Comic Review: Teenage Mutant Ninja Turtles, Vol. 10: New Mutant Order

Published: February 25th, 2015
Written by: Kevin B. Eastman, Tom Waltz
Art by: Mateus Santolouco, Cory Smith
Based on: Teenage Mutant Ninja Turtles by Kevin Eastman, Peter Laird

IDW Publishing, 105 Pages

Review:

Ten volumes deep and I still like IDW’s version of Teenage Mutant Ninja Turtles a lot.

In fact, overall, from top-to-bottom, this may be my favorite long-running comic series IDW has ever done. Granted the Chuck Dixon run on G.I. Joe is still my favorite overall run but it didn’t last anywhere near as long as this series, which is still being published even in a post-COVID world and recently exceeded 100 issues.

These volumes collect four issues, which is fairly scant but the series is written almost like it’s structured for four issue mini-arcs. However, this one starts with an issue that is really a single issue story but it is also my favorite single issue I’ve read in the series, thus far.

The first chapter (or issue) in this collection sees Shredder and Krang meet to discuss a possible union while on a battleship at sea. Things go awry and the two go to war with each other. I thought it was pretty f’n spectacular and it really made me like these two characters, in this incarnation, so much more. It definitely showed Shredder as a calculating, smart villain, thinking many steps ahead. This is a very stark contrast to what fans of just the cartoon series would expect. Overall, this is my favorite version of Shredder that I’ve gotten to know.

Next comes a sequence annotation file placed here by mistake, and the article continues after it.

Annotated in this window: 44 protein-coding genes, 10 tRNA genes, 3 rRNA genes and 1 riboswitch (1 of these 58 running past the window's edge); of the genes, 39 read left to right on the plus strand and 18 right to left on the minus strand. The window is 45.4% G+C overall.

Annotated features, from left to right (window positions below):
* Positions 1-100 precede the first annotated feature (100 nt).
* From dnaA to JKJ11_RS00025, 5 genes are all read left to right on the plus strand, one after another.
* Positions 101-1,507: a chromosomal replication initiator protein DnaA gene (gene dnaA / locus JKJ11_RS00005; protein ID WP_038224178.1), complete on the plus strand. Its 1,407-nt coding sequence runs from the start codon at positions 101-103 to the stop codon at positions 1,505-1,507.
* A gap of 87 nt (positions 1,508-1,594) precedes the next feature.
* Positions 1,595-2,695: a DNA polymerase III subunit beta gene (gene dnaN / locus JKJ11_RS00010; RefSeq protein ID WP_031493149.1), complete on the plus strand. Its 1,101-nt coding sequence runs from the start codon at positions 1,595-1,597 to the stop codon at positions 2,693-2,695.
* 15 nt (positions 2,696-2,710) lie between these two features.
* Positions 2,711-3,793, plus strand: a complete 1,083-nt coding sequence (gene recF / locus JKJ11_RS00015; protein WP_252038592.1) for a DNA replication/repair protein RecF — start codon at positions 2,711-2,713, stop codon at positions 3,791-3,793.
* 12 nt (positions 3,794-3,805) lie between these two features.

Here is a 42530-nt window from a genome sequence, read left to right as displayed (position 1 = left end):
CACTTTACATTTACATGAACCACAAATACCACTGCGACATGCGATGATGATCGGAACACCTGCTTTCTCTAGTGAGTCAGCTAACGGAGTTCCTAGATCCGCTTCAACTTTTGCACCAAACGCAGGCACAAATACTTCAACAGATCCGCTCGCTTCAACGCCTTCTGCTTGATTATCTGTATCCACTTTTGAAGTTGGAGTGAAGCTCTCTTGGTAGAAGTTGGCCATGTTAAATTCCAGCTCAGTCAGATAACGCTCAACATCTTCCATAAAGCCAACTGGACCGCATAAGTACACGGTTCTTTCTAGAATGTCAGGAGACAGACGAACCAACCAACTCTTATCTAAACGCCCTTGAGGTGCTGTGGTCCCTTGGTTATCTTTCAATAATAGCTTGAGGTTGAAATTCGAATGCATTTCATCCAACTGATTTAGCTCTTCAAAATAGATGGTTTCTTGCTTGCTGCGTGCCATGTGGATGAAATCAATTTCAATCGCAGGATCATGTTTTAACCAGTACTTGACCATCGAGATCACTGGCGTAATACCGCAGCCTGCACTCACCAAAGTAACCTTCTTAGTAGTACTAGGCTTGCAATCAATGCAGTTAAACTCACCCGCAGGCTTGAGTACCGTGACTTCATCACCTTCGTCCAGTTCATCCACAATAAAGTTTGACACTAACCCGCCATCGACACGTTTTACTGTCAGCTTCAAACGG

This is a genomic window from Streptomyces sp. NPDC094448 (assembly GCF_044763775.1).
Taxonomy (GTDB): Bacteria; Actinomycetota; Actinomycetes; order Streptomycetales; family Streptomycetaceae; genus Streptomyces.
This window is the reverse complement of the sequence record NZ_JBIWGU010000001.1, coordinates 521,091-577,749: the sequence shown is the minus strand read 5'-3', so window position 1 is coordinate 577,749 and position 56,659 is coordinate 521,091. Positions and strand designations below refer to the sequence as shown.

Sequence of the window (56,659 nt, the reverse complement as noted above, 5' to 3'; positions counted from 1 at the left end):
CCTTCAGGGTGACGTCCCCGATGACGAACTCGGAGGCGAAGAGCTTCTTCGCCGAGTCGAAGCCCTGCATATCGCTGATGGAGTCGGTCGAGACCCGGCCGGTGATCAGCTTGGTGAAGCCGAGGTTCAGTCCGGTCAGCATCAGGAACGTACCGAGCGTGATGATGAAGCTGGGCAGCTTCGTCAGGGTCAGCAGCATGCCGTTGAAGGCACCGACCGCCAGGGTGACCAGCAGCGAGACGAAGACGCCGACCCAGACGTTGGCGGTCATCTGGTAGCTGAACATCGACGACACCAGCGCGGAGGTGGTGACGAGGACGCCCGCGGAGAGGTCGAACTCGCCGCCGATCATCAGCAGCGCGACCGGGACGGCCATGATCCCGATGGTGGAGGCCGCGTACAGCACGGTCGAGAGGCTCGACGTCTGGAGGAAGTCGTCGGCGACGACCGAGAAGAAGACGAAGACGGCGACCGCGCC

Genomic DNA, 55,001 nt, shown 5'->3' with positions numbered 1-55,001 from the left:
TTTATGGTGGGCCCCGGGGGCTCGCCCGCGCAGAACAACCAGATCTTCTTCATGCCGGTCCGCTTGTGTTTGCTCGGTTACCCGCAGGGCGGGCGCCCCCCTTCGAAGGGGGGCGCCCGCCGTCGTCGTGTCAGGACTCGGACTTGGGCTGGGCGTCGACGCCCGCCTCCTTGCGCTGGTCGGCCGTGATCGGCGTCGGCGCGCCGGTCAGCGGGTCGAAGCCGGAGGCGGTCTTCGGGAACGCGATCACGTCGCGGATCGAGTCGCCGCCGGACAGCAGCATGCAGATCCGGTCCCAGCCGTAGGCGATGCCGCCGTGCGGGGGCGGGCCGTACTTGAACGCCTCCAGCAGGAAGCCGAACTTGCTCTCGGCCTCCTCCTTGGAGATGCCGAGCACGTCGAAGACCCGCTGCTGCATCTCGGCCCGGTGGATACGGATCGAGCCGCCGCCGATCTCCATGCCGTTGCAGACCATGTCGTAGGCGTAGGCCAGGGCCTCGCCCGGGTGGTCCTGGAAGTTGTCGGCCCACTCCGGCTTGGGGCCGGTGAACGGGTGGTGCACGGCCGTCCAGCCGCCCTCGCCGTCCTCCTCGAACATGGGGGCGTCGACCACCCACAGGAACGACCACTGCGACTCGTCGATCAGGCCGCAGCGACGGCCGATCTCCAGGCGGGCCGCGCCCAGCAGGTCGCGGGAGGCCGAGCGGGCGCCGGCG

The rest of this collection builds off of some of the earlier and still ongoing plots. Here, we see the Turtles working with Hob, their former enemy, at trying to build a mutant army to fight the evil mutants that have been appearing throughout the series.

We also get to see a really good battle between the heroes and Bebop & Rocksteady, who might still be kind of dumb but they’re actually presented as legitimate, extremely dangerous threats.

I like seeing how the larger story has expanded and grown over time. I like that there are a lot of characters and that, for the most part, they’re all well developed. I especially like the constant escalation but how this series still doesn’t go over the top with it. This is how you build towards something unlike the more recent mainstream comic publishers’ mega-events.

Massive kudos to Kevin Eastman. The dude has proven that he’s still got it and that he truly loves working on his most famous creation more than three decades later.

Rating: 9/10
Pairs well with: the rest of IDW’s Teenage Mutant Ninja Turtles run.

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